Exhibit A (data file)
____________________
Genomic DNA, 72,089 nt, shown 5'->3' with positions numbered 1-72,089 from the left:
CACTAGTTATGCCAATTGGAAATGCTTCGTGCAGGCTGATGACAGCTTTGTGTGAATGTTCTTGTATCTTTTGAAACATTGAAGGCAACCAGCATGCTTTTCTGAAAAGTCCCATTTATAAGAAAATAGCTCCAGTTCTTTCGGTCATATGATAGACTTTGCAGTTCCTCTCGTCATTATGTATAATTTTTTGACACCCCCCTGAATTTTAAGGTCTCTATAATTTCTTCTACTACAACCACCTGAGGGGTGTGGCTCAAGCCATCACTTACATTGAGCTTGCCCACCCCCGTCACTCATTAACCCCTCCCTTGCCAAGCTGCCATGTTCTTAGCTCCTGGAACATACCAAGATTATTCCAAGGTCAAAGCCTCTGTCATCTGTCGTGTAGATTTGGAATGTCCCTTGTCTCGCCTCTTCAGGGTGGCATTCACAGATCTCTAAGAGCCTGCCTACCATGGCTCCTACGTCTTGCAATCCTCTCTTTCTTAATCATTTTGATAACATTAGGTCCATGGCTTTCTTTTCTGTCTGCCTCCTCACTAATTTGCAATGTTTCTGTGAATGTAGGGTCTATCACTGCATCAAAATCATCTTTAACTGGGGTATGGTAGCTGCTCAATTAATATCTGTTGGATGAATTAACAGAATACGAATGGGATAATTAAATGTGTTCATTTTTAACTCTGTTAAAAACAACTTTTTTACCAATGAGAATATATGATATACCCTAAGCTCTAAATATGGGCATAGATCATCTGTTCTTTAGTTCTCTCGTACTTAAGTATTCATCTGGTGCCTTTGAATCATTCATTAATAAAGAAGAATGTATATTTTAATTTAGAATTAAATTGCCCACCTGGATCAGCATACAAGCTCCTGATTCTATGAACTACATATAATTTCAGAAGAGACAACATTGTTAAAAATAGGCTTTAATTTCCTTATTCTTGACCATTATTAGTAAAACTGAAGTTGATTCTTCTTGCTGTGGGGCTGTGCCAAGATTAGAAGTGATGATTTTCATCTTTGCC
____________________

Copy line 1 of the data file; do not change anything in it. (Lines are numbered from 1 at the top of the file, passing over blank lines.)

Genomic DNA, 72,089 nt, shown 5'->3' with positions numbered 1-72,089 from the left: